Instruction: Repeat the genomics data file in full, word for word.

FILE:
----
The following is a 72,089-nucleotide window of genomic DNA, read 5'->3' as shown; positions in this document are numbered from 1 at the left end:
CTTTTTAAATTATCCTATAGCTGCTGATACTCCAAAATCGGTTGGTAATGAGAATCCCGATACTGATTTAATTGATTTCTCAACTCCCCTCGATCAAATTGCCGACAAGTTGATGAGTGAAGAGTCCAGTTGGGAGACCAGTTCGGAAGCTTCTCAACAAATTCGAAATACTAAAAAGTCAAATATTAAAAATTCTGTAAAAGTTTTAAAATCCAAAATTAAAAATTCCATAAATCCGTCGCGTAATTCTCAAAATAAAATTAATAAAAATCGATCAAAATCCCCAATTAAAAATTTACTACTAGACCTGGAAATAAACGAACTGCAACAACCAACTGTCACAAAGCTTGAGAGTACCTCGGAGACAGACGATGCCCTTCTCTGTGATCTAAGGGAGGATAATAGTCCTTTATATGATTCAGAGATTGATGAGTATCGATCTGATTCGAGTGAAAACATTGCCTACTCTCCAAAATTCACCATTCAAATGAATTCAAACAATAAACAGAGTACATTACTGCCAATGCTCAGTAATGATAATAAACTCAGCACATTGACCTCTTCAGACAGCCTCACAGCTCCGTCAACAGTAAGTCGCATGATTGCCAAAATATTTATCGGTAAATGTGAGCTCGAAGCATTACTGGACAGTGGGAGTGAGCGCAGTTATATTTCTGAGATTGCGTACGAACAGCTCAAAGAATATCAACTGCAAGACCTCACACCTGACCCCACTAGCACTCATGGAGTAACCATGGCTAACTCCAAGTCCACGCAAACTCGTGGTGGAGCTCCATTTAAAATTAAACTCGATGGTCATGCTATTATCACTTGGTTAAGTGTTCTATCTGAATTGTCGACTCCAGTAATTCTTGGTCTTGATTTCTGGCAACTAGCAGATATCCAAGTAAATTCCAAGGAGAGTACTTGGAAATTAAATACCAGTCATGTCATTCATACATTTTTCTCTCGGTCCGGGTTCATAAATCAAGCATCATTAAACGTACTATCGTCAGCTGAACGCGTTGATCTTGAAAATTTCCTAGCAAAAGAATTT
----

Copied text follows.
The following is a 72,089-nucleotide window of genomic DNA, read 5'->3' as shown; positions in this document are numbered from 1 at the left end:
CTTTTTAAATTATCCTATAGCTGCTGATACTCCAAAATCGGTTGGTAATGAGAATCCCGATACTGATTTAATTGATTTCTCAACTCCCCTCGATCAAATTGCCGACAAGTTGATGAGTGAAGAGTCCAGTTGGGAGACCAGTTCGGAAGCTTCTCAACAAATTCGAAATACTAAAAAGTCAAATATTAAAAATTCTGTAAAAGTTTTAAAATCCAAAATTAAAAATTCCATAAATCCGTCGCGTAATTCTCAAAATAAAATTAATAAAAATCGATCAAAATCCCCAATTAAAAATTTACTACTAGACCTGGAAATAAACGAACTGCAACAACCAACTGTCACAAAGCTTGAGAGTACCTCGGAGACAGACGATGCCCTTCTCTGTGATCTAAGGGAGGATAATAGTCCTTTATATGATTCAGAGATTGATGAGTATCGATCTGATTCGAGTGAAAACATTGCCTACTCTCCAAAATTCACCATTCAAATGAATTCAAACAATAAACAGAGTACATTACTGCCAATGCTCAGTAATGATAATAAACTCAGCACATTGACCTCTTCAGACAGCCTCACAGCTCCGTCAACAGTAAGTCGCATGATTGCCAAAATATTTATCGGTAAATGTGAGCTCGAAGCATTACTGGACAGTGGGAGTGAGCGCAGTTATATTTCTGAGATTGCGTACGAACAGCTCAAAGAATATCAACTGCAAGACCTCACACCTGACCCCACTAGCACTCATGGAGTAACCATGGCTAACTCCAAGTCCACGCAAACTCGTGGTGGAGCTCCATTTAAAATTAAACTCGATGGTCATGCTATTATCACTTGGTTAAGTGTTCTATCTGAATTGTCGACTCCAGTAATTCTTGGTCTTGATTTCTGGCAACTAGCAGATATCCAAGTAAATTCCAAGGAGAGTACTTGGAAATTAAATACCAGTCATGTCATTCATACATTTTTCTCTCGGTCCGGGTTCATAAATCAAGCATCATTAAACGTACTATCGTCAGCTGAACGCGTTGATCTTGAAAATTTCCTAGCAAAAGAATTT